The Prophet Stays away from the Evil Deeds of the Era of Ignorance
After these events, Abu Talib had become an indispensable part of his luminous nephew. The view that he started to hold more strongly was this:
“My nephew will become a very big and important person in the future!”
Therefore, he carried out the duty of protecting the Prophet very carefully and consciously; he virtually danced attendance on the Prophet.
Our Holy Prophet (PBUH) was an incomparable youth in terms of his spirit and appearance. The virtues and beauty in both his heart and spirit had shaped his face in an extraordinarily beautiful way. He was of medium height, though his height was close to being tall, and had wavy black hair. He had a high and broad forehead and thick black eyebrows. His eyebrows were very close to one another; however, they were not connected. His eyes were pretty and black. And his long, black eyebrows added a very different kind of loveliness to his glance.
The Divine Destiny had already determined him in the pre-eternity to be the prophet of humanity. Hence, he led his life under the training of All-Maker Glorious God. That is why no signs of indecency and evil were ever witnessed by people around him all his life.
He hated idols very much. He did not respect them even once in his life.
The Quraishian idolaters had a custom. They used to gather around the idol of Bowana at certain times of the year, stayed there until the night, shaved themselves by it, cut animals, and organized big ceremonies.
Again, all the Quraishians had prepared for this kind of a ceremony. Abu Talib, the uncle of the Prophet Muhammad, wanted to participate in the ceremony with the other family members. But the Prophet Muhammad (pbuh) did not want to go there and asked him to excuse himself. Abu Talib and the Prophet’s aunts were surprised at his refusal to go there. They got angry. Although they insisted on his coming as well, he would not change his mind. So they said,“We are afraid of that you will be struck down because of your turning away from our gods.”
And they put pressure on him so hard that he agreed to follow them not to break their hearts though unwillingly. As soon as they came very near to the idol, the Luminous Prophet (pbuh) was seen to have been gone. When they found him, they saw him in a horrible condition. He had turned pale and it was all clear from his appearance that he was afraid.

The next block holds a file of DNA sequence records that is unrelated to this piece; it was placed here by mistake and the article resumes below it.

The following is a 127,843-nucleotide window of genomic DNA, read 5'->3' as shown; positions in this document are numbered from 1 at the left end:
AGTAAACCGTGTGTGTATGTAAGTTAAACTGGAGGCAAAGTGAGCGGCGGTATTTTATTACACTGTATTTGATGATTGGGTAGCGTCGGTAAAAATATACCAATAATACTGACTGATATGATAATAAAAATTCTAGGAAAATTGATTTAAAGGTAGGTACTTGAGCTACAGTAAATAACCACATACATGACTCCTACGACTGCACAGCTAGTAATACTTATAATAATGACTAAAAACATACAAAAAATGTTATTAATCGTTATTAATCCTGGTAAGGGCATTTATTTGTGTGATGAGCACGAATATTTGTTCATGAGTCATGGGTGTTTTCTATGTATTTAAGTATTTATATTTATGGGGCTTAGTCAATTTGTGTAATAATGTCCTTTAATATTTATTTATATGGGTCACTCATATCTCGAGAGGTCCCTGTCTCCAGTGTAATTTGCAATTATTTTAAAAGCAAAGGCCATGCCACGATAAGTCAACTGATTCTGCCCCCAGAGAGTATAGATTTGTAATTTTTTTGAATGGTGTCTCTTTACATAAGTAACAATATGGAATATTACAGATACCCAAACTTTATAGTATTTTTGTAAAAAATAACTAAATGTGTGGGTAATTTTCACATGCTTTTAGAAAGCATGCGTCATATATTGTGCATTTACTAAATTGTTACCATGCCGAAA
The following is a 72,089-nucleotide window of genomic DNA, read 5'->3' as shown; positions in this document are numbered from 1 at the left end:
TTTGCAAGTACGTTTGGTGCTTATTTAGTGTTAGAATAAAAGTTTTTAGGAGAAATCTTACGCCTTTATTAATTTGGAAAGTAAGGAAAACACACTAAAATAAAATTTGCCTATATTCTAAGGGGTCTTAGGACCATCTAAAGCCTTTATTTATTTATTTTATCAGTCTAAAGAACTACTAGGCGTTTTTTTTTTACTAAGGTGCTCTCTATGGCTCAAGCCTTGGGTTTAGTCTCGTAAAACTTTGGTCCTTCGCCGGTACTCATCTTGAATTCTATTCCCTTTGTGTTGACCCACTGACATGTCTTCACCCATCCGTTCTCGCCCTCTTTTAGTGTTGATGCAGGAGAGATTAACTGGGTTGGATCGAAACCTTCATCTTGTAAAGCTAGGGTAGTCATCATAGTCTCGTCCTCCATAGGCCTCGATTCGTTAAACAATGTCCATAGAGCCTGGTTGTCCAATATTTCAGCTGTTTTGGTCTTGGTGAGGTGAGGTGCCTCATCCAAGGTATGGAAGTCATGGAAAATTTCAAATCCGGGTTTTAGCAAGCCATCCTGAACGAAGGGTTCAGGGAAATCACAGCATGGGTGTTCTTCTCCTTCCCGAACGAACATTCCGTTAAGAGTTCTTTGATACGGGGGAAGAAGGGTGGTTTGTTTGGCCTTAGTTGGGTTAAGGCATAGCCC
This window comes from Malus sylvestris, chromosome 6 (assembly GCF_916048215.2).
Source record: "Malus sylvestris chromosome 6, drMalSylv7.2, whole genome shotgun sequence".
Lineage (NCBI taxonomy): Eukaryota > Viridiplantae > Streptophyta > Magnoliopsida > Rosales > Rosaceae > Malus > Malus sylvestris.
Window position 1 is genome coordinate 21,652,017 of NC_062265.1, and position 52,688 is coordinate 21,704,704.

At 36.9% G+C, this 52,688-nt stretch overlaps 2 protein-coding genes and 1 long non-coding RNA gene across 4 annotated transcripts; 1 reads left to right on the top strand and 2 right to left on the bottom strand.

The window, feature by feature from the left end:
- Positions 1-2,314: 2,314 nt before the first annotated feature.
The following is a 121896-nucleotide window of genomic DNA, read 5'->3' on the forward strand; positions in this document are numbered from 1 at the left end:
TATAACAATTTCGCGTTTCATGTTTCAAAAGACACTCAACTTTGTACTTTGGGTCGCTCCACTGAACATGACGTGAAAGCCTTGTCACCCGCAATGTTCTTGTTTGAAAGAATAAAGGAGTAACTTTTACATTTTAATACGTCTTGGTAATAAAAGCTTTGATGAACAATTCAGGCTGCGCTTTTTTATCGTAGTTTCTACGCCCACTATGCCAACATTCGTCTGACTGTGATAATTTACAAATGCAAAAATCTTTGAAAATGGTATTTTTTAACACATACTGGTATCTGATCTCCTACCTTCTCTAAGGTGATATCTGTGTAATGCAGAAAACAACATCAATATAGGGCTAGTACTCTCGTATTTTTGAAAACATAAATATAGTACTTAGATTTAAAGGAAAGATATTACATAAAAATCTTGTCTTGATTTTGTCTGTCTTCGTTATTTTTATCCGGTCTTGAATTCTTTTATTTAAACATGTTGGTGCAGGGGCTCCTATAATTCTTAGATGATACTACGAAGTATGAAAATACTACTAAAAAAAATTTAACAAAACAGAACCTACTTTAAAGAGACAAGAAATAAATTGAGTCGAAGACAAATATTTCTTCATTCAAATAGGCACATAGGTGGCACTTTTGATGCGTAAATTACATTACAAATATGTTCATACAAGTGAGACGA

His uncle and aunts asked him what was wrong with him.
The Prophet Muhammad (pbuh) answered:
“I was afraid to be harmed.”
They said: “God would not let anybody do harm to you. You have very fine qualities. Now, tell us what you saw?”
The Prophet Muhammad (pbuh) told them what he saw:
“When I came near to the idol, some one in white clothes appeared there and shouted, “O Muhammad! Stay back and never touch it.” (1)
After this incident, never in his life did the Prophet Muhammad (peace be upon him) ever neither come near to any idols nor participated in their ceremonies.
Yes, he, who always preached the faith of One God as soon as he was honored with prophethood, would certainly lead a clean life even in his childhood completely away from the polytheism against which he was sent.
God Almighty was constantly protecting him even when he was not given prophethood yet. The Noble Prophet (pbuh) pointed out to this fact with his words, “My Lord has given me the good-manners in the most appropriate fashion.” (2)
Just orientalists could not deny it despite everything. Sir W. Miur makes a confession in his book, “Life of Muhammad” as follows:
“All of the information about Prophet Muhammad agrees on one point, which is his having supreme morality.”
FOURTH BATTLE OF FIJAR AND THE PROPHET
Our Holy Prophet (PBUH) was 20 years old when the fourth Battle of Fijar broke out. (3)